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Netherlands: Why the Dutch are closing prisons – and what they’re doing with empty ones

The Netherlands has reduced its prison population to such a degree that it’s now turning old prisons into socially useful buildings, such as schools and refugee centres. What went right?

A vast X-shaped building marks the spot on an Amsterdam map that has brought a decade-long search to a close. Spread across three maxed-out campuses, with almost 1,000 students on roll, the British School of Amsterdam had struggled to keep up with the capital’s growing demand for international education. That was until it found the striking 14,000m2 property, which it moved into in April.The site had many advantages, not least its security, because − until recently – it had in fact been a prison. What is now the school’s freshly painted theatre with shiny chestnut-coloured beams was, until 2013, the prison chapel. And the mirrored dome at the building’s heart was a way to survey the four corridors branching out from it. “We’ve kept the wings. They just worked really well for each of the school sections,” explains the school’s communication manager Lisa Harrison, who says the cheerful atmosphere in the building “surprises everyone”.

It is the latest example of prison buildings in the Netherlands being repurposed, often in socially useful ways. Just 20km away, in Haarlem, the former De Koepel prison is being converted into a multi-purpose site to include student accommodation and social housing – answering a national shortage of both.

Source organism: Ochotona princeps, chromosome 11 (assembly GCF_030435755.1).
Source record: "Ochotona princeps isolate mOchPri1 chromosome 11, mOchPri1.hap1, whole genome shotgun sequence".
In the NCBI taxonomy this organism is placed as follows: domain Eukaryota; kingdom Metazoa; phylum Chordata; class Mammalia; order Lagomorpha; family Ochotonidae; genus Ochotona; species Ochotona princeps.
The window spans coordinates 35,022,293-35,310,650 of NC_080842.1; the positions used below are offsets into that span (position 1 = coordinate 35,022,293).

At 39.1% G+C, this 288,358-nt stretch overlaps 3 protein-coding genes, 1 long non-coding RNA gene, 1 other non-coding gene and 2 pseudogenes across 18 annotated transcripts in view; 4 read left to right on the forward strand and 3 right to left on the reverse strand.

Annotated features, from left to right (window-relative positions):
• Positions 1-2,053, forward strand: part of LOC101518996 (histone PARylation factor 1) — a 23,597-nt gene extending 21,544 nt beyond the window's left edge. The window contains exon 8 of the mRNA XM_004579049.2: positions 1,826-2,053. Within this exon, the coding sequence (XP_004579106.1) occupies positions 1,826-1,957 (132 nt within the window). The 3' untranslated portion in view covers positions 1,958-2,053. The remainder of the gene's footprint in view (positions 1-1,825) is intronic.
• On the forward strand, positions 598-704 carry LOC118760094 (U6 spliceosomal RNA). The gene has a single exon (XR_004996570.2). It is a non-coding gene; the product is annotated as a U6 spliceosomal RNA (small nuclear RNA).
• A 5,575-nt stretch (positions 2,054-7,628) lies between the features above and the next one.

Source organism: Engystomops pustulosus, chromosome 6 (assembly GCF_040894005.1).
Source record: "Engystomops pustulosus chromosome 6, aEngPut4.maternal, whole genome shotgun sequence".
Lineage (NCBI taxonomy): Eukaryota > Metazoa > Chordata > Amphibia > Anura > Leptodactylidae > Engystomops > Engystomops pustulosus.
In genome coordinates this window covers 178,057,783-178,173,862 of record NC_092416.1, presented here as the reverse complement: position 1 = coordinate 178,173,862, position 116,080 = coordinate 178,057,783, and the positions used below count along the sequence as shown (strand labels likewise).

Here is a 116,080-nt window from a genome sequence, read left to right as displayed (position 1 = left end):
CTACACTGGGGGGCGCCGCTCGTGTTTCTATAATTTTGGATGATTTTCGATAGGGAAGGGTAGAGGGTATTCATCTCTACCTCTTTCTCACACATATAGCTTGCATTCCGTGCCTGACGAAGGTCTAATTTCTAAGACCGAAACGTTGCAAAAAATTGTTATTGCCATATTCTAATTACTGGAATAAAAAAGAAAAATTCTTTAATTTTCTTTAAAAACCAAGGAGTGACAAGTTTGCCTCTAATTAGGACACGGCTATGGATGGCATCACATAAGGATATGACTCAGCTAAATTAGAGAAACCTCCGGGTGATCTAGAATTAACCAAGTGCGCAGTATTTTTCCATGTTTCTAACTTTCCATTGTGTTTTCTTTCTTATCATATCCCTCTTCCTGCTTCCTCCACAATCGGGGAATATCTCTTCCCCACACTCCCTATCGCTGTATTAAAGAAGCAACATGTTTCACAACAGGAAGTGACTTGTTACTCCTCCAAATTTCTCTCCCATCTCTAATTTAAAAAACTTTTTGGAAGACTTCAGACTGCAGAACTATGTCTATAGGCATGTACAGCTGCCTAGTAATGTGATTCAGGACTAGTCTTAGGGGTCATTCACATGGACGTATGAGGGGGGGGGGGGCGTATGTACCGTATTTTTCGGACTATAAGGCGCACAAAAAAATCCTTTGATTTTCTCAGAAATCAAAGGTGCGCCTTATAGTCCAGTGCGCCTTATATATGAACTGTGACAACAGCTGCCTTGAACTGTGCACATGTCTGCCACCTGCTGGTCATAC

Meanwhile in the province of Drenthe, the National Prison Museum, housed since 2005 in a former penal colony, aims to open up a nuanced conversation on crime and punishment, as well as sharing its gruesome history. Quirkier uses have also been found. Utrecht’s Wolvenplein created a city beach within the steep walls of its exercise yard, while − before its demolition − Amsterdam’s Bijlmerbajes provided employment for some of the asylum seekers temporarily housed there, by converting 15 cells into a Syrian hammam. As the UK embarks on its largest prison building programme in over a century, with prisoner numbers almost doubling in the last 30 years, the prison population in the Netherlands is going in the opposite direction. Apart from a small rise in the past three years, it has otherwise been steadily shrinking. Today, the incarceration rate per capita is half the UK’s; there are far fewer repeat offenders; and reported crime continues to decline. At times, the Netherlands has even resorted to importing convicts from abroad to fill its empty cells and keep some prisons open.

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